A Kansas surgeon is working on a $1.6 million research product that seeks to address combat-related trauma issues for soldiers. Michael Heggeness, the program director and chair of orthopedics of the KU School of Medicine-Wichita, believes a so-called “bone putty” may be a viable alternative to typical treatment options for military veterans with serious lower-limb wounds.
According to a March 2 article in The Kansas City Star, testing the putty on humans is “several years away at best,” but there is significant hope it could have a tremendous impact on the healing process and help soldiers avoid both the complications and agony that comes with amputations, limb shortening, and painful surgical procedures. More importantly, it looks like it could help heal weight-bearing bone in a fraction of the time it normally takes.
Here’s what Heggeness had to say about his innovative solution in the article:
“Injuries now are different than they have been in previous conflicts. The Army wanted a solution to all of these folks who wind up with a blown limb and segments of bone missing that lead to amputations or multiple surgeries with agonizing rehabilitations that come up with a twisted, misshapen limb all too often. They want to know what to do with missing sections of bones. Our charge was to help them solve that problem.”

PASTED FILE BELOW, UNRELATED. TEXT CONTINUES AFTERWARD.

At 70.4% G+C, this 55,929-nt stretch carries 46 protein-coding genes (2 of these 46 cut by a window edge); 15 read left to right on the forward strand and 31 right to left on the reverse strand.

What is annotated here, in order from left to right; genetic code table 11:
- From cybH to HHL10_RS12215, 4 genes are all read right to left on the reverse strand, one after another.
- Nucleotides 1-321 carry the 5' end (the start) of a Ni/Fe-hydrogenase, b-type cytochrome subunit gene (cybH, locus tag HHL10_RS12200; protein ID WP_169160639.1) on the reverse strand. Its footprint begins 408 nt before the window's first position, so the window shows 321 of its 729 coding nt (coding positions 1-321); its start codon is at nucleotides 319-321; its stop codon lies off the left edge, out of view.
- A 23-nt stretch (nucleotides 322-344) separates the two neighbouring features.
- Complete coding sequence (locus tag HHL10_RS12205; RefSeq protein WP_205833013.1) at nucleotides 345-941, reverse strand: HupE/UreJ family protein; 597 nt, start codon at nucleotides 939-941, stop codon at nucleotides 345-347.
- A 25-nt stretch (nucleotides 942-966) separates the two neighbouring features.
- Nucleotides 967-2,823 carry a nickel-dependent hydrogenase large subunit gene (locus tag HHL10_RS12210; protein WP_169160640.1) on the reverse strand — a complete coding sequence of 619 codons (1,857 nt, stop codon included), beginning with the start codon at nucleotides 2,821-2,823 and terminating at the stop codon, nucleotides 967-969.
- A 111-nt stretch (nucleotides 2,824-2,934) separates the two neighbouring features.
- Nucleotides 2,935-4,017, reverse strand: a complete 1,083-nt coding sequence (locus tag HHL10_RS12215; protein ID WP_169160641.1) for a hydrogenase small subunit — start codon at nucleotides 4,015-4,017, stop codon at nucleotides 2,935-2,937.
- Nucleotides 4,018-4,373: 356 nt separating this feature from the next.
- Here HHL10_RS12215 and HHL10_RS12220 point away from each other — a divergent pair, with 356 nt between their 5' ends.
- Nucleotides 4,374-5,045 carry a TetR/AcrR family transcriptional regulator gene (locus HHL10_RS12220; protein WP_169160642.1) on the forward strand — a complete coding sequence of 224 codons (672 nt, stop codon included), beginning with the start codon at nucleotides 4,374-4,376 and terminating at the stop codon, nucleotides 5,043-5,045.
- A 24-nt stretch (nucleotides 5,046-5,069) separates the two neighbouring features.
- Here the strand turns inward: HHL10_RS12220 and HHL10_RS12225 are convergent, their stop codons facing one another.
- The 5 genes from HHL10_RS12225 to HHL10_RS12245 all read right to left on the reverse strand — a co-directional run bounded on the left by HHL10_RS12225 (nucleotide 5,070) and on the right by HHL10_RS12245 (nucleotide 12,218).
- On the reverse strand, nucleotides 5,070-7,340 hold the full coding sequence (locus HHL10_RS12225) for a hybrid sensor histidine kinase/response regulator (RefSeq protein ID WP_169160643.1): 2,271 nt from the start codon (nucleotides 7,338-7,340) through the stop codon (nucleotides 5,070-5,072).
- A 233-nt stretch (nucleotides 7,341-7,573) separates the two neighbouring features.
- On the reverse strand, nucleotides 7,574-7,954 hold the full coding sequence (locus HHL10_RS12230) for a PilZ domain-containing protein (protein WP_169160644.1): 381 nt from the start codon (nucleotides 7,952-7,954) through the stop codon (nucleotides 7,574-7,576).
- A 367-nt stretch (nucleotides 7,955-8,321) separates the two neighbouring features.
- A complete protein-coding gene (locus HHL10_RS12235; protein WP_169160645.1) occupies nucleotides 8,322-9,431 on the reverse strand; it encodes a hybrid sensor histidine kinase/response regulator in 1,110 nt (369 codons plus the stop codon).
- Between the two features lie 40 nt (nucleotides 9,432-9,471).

The initial plan was to develop bone putty meant for the battlefield when soldiers are injured, but the efforts of Heggeness and others eventually led to a new and innovative method for quicker bone healing. According to The Kansas City Star article, “bridging segments in the femur and fibula, new bone formations were developing within two weeks after being injected with cells.”
“We were making bone like crazy and healing fractures in remarkably short periods of time.”